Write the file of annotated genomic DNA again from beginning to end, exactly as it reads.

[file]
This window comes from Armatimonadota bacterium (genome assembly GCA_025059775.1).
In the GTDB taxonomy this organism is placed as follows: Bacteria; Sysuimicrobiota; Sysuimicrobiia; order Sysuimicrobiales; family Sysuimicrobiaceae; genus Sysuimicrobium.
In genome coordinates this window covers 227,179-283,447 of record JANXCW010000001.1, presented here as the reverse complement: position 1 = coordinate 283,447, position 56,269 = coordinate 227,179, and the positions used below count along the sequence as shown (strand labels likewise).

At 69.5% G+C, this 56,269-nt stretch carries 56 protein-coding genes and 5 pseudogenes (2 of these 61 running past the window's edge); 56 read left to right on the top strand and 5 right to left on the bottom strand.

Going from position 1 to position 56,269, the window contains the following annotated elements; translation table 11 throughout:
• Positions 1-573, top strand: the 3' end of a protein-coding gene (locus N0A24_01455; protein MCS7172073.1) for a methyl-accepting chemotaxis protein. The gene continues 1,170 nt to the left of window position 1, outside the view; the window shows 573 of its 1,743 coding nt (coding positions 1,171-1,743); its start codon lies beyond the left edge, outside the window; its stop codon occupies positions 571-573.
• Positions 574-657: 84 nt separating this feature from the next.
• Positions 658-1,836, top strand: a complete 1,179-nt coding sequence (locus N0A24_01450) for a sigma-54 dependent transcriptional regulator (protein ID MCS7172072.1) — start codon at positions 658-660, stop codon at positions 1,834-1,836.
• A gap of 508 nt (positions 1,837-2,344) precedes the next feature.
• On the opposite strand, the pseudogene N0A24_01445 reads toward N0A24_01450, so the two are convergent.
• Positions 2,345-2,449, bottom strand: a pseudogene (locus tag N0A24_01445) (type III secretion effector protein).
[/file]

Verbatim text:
This window comes from Armatimonadota bacterium (genome assembly GCA_025059775.1).
In the GTDB taxonomy this organism is placed as follows: Bacteria; Sysuimicrobiota; Sysuimicrobiia; order Sysuimicrobiales; family Sysuimicrobiaceae; genus Sysuimicrobium.
In genome coordinates this window covers 227,179-283,447 of record JANXCW010000001.1, presented here as the reverse complement: position 1 = coordinate 283,447, position 56,269 = coordinate 227,179, and the positions used below count along the sequence as shown (strand labels likewise).

At 69.5% G+C, this 56,269-nt stretch carries 56 protein-coding genes and 5 pseudogenes (2 of these 61 running past the window's edge); 56 read left to right on the top strand and 5 right to left on the bottom strand.

Going from position 1 to position 56,269, the window contains the following annotated elements; translation table 11 throughout:
• Positions 1-573, top strand: the 3' end of a protein-coding gene (locus N0A24_01455; protein MCS7172073.1) for a methyl-accepting chemotaxis protein. The gene continues 1,170 nt to the left of window position 1, outside the view; the window shows 573 of its 1,743 coding nt (coding positions 1,171-1,743); its start codon lies beyond the left edge, outside the window; its stop codon occupies positions 571-573.
• Positions 574-657: 84 nt separating this feature from the next.
• Positions 658-1,836, top strand: a complete 1,179-nt coding sequence (locus N0A24_01450) for a sigma-54 dependent transcriptional regulator (protein ID MCS7172072.1) — start codon at positions 658-660, stop codon at positions 1,834-1,836.
• A gap of 508 nt (positions 1,837-2,344) precedes the next feature.
• On the opposite strand, the pseudogene N0A24_01445 reads toward N0A24_01450, so the two are convergent.
• Positions 2,345-2,449, bottom strand: a pseudogene (locus tag N0A24_01445) (type III secretion effector protein).